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With Earth and one of the station's solar arrays as a backdrop, NASA astronaut Clayton Anderson works during the third spacewalk of the mission. Photo Credit: NASA
My Best Mistake: Justin Smith’s “When ‘I Don’t Know’ Is the Right Answer”

When I started working at NASA in 2007, I was on top of the world.

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Astronauts participate in tropical survival training at Albrook Air Force Base near the Panama Canal. From left to right are an unidentified trainer, Neil Armstrong, John H. Glenn, Jr., L. Gordon Cooper, and Pete Conrad. Survival training was, and still is, an important exercise for astronauts, as a launch abort or misguided reentry could potentially land them in a remote wilderness area. Photo Credit: NASA
My Best Mistake: Steve Garber’s “The Value of Humility”

Luckily, it was a lesson learned during an exercise.

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NASA pilot Dave Wright reviews pre-flight checklist prior to take-off. Photo Credit: NASA
My Best Mistake: David Oberhettinger’s “Why I Love Checklists”

So far, my life and career have weathered many mistakes.

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The GALEX spacecraft before its launch in 2003. Photo Credit: NASA/JPL
My Best Mistake: James Fanson’s "Throw a Drowning Man a Life Ring"

I was project manager for GALEX, the Galaxy Evolution Explorer.

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In a Vehicle Assembly Building high bay, an aft center segment of a Solid Rocket Booster is lowered toward a segment already in place. Photo Credit: NASA
My Best Mistake: Weiping Yu’s "To Thine Own Self Be True"

I made my mistake over and over again for many years.

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Space Shuttle Discovery in the Vehicle Assembly Building. On either side of Discovery’s tail and Orbiter Maneuvering System Pods are the Tail Masts that support the fluid, gas and electrical requirements of the orbiter’s liquid oxygen and liquid hydrogen aft T-0 umbilicals. Photo Credit: NASA/KSC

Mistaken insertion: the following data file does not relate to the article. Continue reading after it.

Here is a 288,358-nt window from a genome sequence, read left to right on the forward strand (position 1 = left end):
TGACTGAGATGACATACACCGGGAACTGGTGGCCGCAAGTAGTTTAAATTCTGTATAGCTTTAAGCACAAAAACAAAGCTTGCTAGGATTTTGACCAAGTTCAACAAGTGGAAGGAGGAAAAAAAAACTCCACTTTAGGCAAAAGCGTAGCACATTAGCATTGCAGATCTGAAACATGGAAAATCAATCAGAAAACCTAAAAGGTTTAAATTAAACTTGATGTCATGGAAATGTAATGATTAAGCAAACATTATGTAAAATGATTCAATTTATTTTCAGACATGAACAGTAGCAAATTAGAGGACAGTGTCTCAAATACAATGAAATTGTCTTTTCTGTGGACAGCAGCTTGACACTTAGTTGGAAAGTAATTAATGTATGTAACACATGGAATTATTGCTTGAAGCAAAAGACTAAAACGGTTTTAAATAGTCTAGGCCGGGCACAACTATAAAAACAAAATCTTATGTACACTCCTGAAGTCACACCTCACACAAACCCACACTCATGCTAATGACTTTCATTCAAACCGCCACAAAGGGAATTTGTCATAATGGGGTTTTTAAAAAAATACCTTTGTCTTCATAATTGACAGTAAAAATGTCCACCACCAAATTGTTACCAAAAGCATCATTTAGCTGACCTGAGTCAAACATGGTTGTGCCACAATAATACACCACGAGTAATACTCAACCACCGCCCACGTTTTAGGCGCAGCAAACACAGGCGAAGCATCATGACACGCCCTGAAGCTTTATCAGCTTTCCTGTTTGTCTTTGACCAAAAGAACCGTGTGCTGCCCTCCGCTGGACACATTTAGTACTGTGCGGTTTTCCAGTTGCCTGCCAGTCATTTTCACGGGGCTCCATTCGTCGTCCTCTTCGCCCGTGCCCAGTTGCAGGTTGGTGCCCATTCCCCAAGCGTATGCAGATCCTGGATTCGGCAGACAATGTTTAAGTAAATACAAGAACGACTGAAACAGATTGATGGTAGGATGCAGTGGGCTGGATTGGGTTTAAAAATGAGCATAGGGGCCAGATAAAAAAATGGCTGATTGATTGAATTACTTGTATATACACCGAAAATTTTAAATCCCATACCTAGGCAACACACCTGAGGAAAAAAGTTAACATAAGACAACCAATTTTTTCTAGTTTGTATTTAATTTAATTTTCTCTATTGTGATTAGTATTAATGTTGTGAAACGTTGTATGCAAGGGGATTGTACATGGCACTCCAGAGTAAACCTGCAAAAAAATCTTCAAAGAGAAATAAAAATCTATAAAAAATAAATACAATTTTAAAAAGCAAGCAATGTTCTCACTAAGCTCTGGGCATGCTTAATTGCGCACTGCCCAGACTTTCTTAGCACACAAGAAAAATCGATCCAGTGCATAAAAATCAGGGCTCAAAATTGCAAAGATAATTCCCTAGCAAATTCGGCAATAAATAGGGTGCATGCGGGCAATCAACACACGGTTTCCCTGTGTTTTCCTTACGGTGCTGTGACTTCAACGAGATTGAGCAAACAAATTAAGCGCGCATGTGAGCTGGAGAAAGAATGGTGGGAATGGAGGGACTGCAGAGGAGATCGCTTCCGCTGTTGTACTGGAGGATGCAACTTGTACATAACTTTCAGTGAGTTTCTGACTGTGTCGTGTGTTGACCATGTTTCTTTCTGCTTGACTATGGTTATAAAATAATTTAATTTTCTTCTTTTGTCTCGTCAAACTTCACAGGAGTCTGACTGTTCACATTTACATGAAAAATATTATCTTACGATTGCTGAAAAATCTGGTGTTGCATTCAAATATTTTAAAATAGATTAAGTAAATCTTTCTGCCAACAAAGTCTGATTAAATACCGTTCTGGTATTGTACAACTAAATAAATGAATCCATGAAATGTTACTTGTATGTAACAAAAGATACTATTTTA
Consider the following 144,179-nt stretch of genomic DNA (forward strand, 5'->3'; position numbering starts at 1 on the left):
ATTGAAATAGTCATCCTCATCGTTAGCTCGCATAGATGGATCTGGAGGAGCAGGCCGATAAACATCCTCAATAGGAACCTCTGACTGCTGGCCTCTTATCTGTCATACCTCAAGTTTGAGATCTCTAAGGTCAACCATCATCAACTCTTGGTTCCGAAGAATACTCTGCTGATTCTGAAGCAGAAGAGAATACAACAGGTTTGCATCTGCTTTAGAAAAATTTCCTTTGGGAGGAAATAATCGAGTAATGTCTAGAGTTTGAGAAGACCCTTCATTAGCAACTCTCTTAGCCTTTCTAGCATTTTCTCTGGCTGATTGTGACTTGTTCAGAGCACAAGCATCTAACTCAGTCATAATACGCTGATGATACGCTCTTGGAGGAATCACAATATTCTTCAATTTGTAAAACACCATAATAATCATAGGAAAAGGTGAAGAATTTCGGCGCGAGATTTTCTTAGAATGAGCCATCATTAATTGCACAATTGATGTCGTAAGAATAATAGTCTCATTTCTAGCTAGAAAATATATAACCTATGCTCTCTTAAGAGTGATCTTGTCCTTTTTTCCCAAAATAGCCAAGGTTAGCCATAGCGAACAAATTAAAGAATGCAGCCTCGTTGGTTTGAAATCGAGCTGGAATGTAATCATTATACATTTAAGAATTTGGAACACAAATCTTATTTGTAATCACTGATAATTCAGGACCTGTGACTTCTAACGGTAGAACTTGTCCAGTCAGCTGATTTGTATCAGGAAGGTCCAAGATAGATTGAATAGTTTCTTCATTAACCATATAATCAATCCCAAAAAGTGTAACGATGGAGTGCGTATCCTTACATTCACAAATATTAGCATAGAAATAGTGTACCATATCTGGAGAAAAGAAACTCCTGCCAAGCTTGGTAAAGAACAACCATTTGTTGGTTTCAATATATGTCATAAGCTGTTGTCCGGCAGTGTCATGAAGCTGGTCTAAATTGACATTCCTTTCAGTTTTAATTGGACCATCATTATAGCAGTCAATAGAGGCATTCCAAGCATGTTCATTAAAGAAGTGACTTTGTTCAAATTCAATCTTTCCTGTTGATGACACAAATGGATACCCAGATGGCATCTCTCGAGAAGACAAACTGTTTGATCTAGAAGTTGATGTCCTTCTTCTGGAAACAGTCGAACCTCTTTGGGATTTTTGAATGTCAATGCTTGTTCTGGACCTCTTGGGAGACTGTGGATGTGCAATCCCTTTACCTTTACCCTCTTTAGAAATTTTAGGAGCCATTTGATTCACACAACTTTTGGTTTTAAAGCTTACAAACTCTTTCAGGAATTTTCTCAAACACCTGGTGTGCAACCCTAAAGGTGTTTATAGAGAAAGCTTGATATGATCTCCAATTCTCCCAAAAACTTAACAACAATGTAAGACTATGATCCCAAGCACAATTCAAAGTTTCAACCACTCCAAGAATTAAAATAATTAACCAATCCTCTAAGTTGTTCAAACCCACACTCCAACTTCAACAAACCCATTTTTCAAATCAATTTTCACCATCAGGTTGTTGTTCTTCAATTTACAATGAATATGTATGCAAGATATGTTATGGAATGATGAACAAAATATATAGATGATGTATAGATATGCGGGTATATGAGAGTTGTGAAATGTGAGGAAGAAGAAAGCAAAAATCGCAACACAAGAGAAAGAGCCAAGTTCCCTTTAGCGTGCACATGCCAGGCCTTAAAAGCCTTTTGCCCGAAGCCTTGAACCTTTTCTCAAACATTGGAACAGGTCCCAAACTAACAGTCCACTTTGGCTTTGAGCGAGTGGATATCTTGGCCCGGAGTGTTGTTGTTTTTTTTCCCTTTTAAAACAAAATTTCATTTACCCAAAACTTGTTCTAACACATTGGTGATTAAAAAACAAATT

My Best Mistake: Eugene Hajdaj’s “What Could Go Wrong?”

At Kennedy Space Center’s Launch Equipment Test Facility, I learned the hard way that supposedly bulletproof designs are not necessarily as trouble-free as they may appear.

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This 1986 artist's concept shows the Orbital Maneuvering Vehicle (OMV) towing a satellite. As envisioned by Marshall Space Flight Center planners, the OMV would be a remotely-controlled free-flying space tug which would place, rendezvous, dock, and retrieve orbital payloads. Image Credit: NASA
My Best Mistake: Bill Gerstenmaier’s “Balancing Budgets and Work”

I’m not sure that the decisions I made as operations manager of the Orbital Maneuvering Vehicle (OMV) program nearly three decades ago were necessarily mistakes, but the problems that ultimately killed the OMV were certainly real.

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Workers at Kennedy Space Center in Florida accompany shuttle Atlantis as it is towed back to its processing hangar after landing at Kennedy's Shuttle Landing Facility, completing its 13-day mission to the International Space Station and the final flight of the Space Shuttle Program. Photo Credit: NASA/Bill Ingalls
My Best Mistake: Dan Keenan’s “Where Journeys Begin”

Anyone who has ever had the courage to go out into the world and do something knows there are only two kinds of mistakes: ones we can recover from and ones we cannot recover from.

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Dr. Ed Hoffman, NASA Chief Knowledge Officer, talks with P.S. 199 5th grader. This aspiring young student explains to Dr. Hoffman that he will one day soon be his boss and he will have to do what he asks him to do… he says, “I will be your boss one day.” – CITYarts Inc. copyright. Project produced and created by CITYarts with the professional advice of Lewis Peach. Photo Credit: Photo courtesy of CITYarts, Inc. Photo taken by Berette Macaulay.
My Best Mistake: Ed Hoffman’s “Guiding Versus Trusting the Process”

I found out the hard way that some of the things you learn in school don’t hold up in the real world.

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